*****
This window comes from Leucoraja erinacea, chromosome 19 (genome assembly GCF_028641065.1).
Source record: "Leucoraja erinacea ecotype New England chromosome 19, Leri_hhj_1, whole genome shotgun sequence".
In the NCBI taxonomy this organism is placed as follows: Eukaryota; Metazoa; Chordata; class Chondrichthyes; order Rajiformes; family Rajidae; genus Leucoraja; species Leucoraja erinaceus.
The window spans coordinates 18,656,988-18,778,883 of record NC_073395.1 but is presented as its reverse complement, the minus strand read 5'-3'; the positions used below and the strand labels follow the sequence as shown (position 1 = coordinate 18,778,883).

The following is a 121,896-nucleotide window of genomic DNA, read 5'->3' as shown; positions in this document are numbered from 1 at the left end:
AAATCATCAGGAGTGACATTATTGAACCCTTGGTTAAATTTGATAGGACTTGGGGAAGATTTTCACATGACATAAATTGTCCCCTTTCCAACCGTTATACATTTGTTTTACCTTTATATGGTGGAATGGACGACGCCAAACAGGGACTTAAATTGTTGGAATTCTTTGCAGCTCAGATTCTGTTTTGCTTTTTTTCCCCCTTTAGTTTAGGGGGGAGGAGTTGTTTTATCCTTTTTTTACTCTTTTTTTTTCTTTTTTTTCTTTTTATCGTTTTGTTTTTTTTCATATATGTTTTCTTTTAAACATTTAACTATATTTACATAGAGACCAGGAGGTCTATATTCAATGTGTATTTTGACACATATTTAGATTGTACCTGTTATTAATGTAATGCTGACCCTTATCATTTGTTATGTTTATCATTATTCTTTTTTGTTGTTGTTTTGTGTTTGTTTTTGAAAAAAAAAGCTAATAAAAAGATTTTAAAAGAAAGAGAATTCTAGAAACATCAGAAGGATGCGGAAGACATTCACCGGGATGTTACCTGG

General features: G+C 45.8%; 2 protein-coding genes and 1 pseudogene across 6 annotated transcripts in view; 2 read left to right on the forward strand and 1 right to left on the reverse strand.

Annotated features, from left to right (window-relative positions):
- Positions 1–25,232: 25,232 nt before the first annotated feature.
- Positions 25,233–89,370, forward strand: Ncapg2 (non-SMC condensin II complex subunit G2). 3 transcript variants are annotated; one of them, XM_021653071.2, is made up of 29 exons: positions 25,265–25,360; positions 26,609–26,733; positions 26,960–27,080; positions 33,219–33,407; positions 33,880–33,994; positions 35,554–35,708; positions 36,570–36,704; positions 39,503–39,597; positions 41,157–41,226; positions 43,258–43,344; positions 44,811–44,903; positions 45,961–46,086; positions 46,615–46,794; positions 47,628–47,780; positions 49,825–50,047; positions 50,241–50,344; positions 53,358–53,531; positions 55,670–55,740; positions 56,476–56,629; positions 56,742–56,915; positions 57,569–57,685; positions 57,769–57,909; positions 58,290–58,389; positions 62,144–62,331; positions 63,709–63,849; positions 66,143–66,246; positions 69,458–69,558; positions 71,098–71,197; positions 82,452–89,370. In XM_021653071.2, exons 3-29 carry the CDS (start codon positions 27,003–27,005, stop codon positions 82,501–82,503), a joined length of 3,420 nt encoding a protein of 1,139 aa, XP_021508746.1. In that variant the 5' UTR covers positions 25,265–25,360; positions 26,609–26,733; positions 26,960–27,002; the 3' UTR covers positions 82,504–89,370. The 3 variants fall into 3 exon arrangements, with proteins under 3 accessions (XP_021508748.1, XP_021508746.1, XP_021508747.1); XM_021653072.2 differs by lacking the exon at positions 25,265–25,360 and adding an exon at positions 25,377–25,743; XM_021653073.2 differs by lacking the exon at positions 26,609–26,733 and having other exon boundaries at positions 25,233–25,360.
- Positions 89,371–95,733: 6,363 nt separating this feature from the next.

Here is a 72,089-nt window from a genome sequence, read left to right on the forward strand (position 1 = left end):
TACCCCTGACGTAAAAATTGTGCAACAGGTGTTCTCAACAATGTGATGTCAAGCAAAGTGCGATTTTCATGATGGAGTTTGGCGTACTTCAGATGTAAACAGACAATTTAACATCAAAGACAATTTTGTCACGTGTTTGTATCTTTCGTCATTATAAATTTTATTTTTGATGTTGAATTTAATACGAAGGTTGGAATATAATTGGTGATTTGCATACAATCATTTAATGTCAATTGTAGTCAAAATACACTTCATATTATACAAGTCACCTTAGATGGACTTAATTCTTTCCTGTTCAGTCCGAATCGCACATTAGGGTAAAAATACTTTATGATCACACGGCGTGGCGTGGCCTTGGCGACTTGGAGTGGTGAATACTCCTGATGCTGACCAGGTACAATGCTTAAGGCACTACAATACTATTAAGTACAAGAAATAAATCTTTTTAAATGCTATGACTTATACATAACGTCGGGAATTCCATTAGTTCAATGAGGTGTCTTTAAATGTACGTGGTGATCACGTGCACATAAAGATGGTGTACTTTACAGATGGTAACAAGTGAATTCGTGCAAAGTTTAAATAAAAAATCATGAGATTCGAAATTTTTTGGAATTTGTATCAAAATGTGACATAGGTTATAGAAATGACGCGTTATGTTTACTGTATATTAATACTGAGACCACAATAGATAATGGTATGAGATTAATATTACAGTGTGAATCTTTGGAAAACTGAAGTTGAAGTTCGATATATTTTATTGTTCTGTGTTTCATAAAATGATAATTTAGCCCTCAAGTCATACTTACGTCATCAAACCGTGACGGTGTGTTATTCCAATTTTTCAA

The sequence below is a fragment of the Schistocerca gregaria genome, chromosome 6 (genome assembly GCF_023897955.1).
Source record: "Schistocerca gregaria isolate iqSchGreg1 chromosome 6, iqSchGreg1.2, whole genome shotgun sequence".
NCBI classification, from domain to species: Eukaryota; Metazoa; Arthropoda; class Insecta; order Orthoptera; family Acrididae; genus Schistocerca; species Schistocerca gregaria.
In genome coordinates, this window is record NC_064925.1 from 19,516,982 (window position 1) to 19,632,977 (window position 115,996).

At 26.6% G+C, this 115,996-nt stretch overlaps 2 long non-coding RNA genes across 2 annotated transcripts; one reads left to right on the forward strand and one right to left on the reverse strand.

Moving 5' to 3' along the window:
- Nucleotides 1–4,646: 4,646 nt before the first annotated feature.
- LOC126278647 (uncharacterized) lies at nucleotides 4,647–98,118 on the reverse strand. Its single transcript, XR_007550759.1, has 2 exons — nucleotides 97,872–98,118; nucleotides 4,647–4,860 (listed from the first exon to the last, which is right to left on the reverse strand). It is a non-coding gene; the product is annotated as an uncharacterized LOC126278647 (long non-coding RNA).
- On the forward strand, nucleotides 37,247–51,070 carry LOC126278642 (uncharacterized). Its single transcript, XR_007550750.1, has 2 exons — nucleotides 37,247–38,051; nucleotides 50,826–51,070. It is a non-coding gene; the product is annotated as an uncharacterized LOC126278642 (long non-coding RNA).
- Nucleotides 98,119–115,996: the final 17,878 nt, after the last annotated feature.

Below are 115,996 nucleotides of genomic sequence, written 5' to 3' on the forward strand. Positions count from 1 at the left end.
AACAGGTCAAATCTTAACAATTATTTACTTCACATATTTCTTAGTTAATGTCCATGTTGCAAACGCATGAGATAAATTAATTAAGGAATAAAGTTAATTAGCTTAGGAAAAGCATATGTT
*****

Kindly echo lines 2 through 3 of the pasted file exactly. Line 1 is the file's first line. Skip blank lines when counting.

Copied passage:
Source record: "Leucoraja erinacea ecotype New England chromosome 19, Leri_hhj_1, whole genome shotgun sequence".
In the NCBI taxonomy this organism is placed as follows: Eukaryota; Metazoa; Chordata; class Chondrichthyes; order Rajiformes; family Rajidae; genus Leucoraja; species Leucoraja erinaceus.